CA AB 130 lowers education quality

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Matthew Dimaandal

LARGE PRICE TO PAY: CA AB 130 forces school districts to choose between moving to distance learning and decreased funding.

Eugenie Chang, Viewpoint Editor

When Northwood students returned from winter break, many were caught off guard by the impact of the sudden surge in COVID-19 cases that had occured in the span of two weeks. Despite these circumstances, many California school districts continued to stay open rather than moving to a distance learning model, which comes with the risk of decreased state funding as established in the California Assembly Bill 130. Although CA AB 130 is intended to maintain valuable in-person instruction, decreasing funding for schools that transition to a virtual format limits the capability of school districts to accommodate the needs of their students, resulting in a lowered quality of education. 

As of Jan. 31, Northwood reported 42 new cases from students and eight new cases from staff in the past 14 days. Following a winter break with increased travel by students and staff compounded by the rise of the omicron variant in the United States, high numbers of infections and quarantines should not come as a surprise. Omicron was initially highly transmissible even among fully vaccinated individuals, and for many students, the rising cases only added to existing COVID-19 anxiety.

“Coming back from winter break was probably the most nerve-wracking experience I’ve had in regards to COVID-19,” junior Sana Hamid said. “I’m not the type of student to treat attendance lightly, but the urgency of the situation resulted in me skipping school frequently. Both of my parents are auto-immune compromised, which puts them in the high risk category, so I felt that the most responsible action I could take was to avoid contracting the virus.”

The ideal solution would have been to shift to remote-learning following winter break to allow individuals to quarantine at home, much the way UCLA and UCI, as well as other neighboring colleges, did. Unfortunately, revisions to CA AB 130 prevent schools from transitioning online at the discretion of district staff. Control over learning models was instead placed in the hands of the California government, when the decision should have been left in the hands of local leaders.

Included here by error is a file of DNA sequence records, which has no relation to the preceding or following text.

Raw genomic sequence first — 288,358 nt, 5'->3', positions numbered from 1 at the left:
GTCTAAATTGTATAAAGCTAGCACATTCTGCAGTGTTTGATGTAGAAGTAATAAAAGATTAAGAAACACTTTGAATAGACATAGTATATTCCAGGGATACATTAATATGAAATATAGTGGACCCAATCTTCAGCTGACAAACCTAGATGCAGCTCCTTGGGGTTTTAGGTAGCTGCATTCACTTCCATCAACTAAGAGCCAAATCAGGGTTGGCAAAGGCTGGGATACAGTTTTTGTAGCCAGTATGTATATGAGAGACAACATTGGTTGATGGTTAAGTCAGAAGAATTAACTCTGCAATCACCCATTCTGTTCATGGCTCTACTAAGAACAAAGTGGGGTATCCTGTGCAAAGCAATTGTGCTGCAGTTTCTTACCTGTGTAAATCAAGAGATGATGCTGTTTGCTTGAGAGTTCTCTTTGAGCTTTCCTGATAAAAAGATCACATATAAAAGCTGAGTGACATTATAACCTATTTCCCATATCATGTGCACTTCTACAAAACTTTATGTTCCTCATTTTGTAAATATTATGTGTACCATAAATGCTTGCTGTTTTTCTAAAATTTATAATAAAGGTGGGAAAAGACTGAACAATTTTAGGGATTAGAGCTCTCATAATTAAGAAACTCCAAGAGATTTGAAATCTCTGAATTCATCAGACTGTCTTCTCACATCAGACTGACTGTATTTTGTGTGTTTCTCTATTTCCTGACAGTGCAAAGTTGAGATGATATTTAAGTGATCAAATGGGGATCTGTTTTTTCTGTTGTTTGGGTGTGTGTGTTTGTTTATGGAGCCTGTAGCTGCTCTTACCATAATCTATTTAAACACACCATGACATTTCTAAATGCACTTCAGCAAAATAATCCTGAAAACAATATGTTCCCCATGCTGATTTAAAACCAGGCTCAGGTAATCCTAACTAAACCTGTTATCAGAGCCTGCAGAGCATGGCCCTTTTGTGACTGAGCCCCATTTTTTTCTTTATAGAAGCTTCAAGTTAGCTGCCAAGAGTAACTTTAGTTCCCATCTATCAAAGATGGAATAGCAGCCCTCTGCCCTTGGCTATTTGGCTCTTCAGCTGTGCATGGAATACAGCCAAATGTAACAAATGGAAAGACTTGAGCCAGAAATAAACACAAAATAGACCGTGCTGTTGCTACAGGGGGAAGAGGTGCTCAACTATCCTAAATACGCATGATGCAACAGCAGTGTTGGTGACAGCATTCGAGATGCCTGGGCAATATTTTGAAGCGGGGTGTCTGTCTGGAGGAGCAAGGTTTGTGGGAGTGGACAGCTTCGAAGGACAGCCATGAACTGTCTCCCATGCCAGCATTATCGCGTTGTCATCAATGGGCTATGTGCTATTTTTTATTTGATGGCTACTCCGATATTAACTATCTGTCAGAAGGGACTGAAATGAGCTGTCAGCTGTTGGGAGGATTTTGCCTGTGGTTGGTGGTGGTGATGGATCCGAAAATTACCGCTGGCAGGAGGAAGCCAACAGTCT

Under the revised bill, school districts are allowed to offer a separate, virtual educational program in addition to the in-person learning model, but a school district cannot decide to switch its in-personal program temporarily to remote learning without facing repercussions in the form of decreased funding. For many districts who are unwilling to forgo limited funding in exchange for virtual learning, this leaves no choice for students but to continue attending school as usual. As the pandemic continues to evolve, the unfavorable situation created by CA AB 130 clearly does not provide peace of mind for students, staff and parents who may feel uncomfortable attending school. 

The ability to offer collaboration is difficult to replicate online, so it cannot be denied that in-person education is a valuable asset to student growth. However, the main problem with the revisions to CA AB 130 is that it takes away choice from students and their families. Though the bill intends to enhance learning by encouraging school districts to remain open, for students who may have contracted COVID-19 or been a close contact, the lack of virtual learning leaves many students in the dark as they quarantine.

What’s clear is this: The revisions to CA AB 130 overlook many difficulties school districts may encounter based on the needs of the communities they serve. By limiting the ability of schools to transition online as needed, the bill ends up hurting the very students it is intended to benefit. In times when new variants are still frequently emerging, it is more essential than ever that we learn from our failures in combating COVID-19 sooner rather than later.